The trends and items of note for next January’s show in Las Vegas
- The ‘Internet of Things’ is the phrase-du-jour–embedding anything and everything with sensors (digital elements) and blending the physical and digital worlds
- Consumer Digital Health Care was listed as #3 of CEA’s 2014 Technology Trends to Watch (PDF link). What is hot is self-tracking (1/3 of mobile users have tracked using a smartphone and tablet, and over half are now concerned about data security), integrating tech for seniors (touching on Selfhelp’s Virtual Senior Center [TTA 17 Mar 2010], remote monitoring (telehealth and telecare) including GrandCare Systems and kiosk HealthSpot Station, patient adherence, FDA approval of apps and the home as a healthcare hub.
- Robots were the #4 trend: consumer robots such as home cleaners Roomba, Ecovacs; robots in eldercare; humanoid robots like NAO; robotic prosthetics and exoskeletons.
Digital health will again be showcased as a TechZone as well as in the Digital Health Summit and SilverSummit conferences. Startups including health tech will be located in Eureka Park and later stage in Eureka Park Next. (More information at CESweb)
The press briefing was supplemented by a small show floor, very short on health tech but long on snacks and drinks. Most notable:
- Reebok’s new Checklight, which fits in a skullcap and measures impact with a simple red-yellow-green display on the athlete’s neck (red being the highest level of impact). This product reflects the growing concern with sports concussions, TBI and CTE. Reebok claims it can be worn with or without a helmet; this would benefit athletes who don’t wear helmets in sports such as baseball, soccer (football), rugby and lacrosse but have significant impacts and possible brain trauma. It does not currently send data via M2M but their representative told me Reebok is working on this. It was also a 2014 CES Design & Engineering Award winner.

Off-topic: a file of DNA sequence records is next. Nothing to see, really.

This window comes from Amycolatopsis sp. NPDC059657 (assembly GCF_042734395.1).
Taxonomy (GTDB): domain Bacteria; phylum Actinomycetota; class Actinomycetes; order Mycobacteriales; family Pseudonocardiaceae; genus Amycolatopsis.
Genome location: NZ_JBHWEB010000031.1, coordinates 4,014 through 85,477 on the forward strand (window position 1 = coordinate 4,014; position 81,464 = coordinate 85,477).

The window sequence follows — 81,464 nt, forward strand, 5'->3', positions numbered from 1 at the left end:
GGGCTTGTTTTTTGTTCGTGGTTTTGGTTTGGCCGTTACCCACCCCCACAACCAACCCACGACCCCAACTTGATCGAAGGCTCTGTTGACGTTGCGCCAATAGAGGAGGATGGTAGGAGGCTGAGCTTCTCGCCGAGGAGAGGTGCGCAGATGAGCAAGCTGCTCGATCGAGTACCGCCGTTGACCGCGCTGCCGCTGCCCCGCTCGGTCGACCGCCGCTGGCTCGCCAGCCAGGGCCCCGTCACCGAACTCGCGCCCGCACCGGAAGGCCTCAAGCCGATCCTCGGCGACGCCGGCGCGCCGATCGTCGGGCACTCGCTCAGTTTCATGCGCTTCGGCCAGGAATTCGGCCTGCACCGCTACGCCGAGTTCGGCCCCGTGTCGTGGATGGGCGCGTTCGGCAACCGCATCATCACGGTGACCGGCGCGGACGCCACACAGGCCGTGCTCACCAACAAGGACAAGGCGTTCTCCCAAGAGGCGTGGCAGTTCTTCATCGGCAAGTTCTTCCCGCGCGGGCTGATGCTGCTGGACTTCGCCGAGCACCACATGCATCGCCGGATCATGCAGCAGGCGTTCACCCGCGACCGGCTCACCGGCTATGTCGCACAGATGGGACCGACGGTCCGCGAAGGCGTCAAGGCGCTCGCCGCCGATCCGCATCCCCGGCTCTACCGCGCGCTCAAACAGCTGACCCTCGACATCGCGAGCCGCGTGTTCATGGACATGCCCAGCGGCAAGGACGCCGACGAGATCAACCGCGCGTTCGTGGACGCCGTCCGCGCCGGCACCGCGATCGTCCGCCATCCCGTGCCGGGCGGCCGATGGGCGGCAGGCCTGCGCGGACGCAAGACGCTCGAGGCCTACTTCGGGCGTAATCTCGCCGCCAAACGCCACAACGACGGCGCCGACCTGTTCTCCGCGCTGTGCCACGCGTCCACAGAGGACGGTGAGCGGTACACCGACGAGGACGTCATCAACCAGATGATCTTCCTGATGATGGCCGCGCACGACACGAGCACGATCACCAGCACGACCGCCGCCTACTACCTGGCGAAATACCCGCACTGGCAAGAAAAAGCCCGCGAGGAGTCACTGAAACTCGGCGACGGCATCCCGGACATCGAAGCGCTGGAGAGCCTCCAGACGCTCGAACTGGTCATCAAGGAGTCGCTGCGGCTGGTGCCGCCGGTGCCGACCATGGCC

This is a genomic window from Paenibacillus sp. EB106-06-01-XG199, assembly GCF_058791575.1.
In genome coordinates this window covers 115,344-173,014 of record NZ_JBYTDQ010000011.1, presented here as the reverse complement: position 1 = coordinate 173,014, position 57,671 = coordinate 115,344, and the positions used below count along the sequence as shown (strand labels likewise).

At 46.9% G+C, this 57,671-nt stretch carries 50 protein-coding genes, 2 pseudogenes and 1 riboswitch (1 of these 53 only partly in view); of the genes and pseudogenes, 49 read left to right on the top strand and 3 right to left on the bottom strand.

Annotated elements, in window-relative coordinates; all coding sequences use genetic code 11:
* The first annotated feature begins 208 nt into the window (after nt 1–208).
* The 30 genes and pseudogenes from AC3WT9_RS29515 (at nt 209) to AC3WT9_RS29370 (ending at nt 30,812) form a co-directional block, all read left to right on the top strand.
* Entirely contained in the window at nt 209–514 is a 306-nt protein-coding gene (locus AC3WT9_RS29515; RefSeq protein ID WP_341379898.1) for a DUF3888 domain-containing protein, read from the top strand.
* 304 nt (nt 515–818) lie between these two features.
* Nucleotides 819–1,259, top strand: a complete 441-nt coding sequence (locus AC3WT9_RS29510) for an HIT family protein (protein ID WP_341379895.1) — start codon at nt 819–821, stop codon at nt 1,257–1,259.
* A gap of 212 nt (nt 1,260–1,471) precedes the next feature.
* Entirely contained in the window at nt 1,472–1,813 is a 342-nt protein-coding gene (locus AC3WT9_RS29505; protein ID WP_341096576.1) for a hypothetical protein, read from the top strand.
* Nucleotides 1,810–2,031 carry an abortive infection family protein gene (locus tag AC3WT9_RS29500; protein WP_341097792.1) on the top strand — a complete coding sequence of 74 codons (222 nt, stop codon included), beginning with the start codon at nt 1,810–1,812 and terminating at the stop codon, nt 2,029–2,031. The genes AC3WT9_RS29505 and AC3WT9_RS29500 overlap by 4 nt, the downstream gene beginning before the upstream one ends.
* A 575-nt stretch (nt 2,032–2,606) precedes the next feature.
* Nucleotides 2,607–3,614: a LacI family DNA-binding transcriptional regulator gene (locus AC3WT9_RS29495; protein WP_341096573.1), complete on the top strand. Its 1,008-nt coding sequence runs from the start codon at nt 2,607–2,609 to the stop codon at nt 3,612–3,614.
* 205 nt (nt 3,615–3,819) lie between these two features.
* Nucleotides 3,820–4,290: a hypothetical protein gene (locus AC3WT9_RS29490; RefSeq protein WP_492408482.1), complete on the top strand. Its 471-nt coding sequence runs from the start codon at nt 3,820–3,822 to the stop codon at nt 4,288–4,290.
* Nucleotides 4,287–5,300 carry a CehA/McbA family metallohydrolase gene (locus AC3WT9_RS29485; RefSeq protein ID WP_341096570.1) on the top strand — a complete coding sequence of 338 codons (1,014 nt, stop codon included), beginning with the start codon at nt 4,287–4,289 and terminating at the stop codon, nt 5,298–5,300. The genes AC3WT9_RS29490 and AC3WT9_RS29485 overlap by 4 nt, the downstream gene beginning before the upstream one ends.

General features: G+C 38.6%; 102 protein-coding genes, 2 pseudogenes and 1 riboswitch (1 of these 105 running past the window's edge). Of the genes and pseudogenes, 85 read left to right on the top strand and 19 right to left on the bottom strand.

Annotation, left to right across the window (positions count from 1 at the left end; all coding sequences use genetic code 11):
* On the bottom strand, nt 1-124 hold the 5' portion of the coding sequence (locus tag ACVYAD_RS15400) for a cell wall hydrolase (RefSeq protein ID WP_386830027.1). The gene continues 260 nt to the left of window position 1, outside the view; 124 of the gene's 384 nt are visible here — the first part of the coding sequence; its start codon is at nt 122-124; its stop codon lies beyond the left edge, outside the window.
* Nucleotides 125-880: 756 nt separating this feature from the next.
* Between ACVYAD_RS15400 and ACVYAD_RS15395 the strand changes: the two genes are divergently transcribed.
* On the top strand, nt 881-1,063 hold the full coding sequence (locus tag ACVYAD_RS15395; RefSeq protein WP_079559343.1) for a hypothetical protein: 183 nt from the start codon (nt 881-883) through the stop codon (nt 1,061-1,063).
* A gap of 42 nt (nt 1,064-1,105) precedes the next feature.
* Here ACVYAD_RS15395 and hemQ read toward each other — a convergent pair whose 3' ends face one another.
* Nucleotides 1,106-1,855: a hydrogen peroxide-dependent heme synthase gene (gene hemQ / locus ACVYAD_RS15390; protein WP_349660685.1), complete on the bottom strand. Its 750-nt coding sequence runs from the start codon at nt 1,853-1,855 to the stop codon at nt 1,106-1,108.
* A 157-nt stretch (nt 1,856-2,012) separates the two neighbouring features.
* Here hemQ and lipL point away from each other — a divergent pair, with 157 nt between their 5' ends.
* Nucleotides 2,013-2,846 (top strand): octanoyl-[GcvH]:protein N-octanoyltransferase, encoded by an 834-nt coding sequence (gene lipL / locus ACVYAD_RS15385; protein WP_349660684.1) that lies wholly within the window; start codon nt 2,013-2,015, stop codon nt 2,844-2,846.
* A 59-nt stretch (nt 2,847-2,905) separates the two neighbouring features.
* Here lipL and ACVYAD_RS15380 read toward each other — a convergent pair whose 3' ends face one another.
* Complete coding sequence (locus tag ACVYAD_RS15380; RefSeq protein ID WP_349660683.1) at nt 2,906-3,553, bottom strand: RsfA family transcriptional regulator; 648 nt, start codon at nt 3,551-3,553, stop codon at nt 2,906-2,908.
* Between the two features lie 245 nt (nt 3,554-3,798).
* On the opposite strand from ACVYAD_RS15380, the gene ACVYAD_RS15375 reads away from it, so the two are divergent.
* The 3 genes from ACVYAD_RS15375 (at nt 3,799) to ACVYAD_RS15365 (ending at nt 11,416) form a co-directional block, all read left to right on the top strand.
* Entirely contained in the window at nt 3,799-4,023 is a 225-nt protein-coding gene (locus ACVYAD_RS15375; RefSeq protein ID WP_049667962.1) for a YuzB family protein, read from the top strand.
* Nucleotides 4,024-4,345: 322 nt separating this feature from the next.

- Tobii EyeMobile, which promises to extend computer control to eye movements. This would assist those with paralysis, amputees, nerve disease (e.g. Parkinson’s) or communication impairments which restrict or distort hand control. Drawbacks: it works solely on Windows 8, the eye control calibration is extremely difficult to set and use in areas with light or motion interference (based on my test on the show floor), and the retail pricing for the system is still well over $1,000, without reimbursement from insurance.
- 3D printing/additive technology (a previous year trend) and its use in manufacturing wearables, skin-worn sensors and medical devices such as him implants. FormLabs was showcased (literally) as one of the 2014 CES Innovations Design & Engineering Award winners for their Form 1 printer.
- For the Quantified Home, the Canary is a small wireless cylinder which can be placed on a shelf or table. It has multiple features (temperature, humidity, HD camera, night vision, power, sound and movement detection) with messages/images sent to your smartphone. Suggested price is $199 and release date July 2014.
- Digital diabetes monitor Telcare had a display and was primarily promoting its services to the physician market.
More to come in January….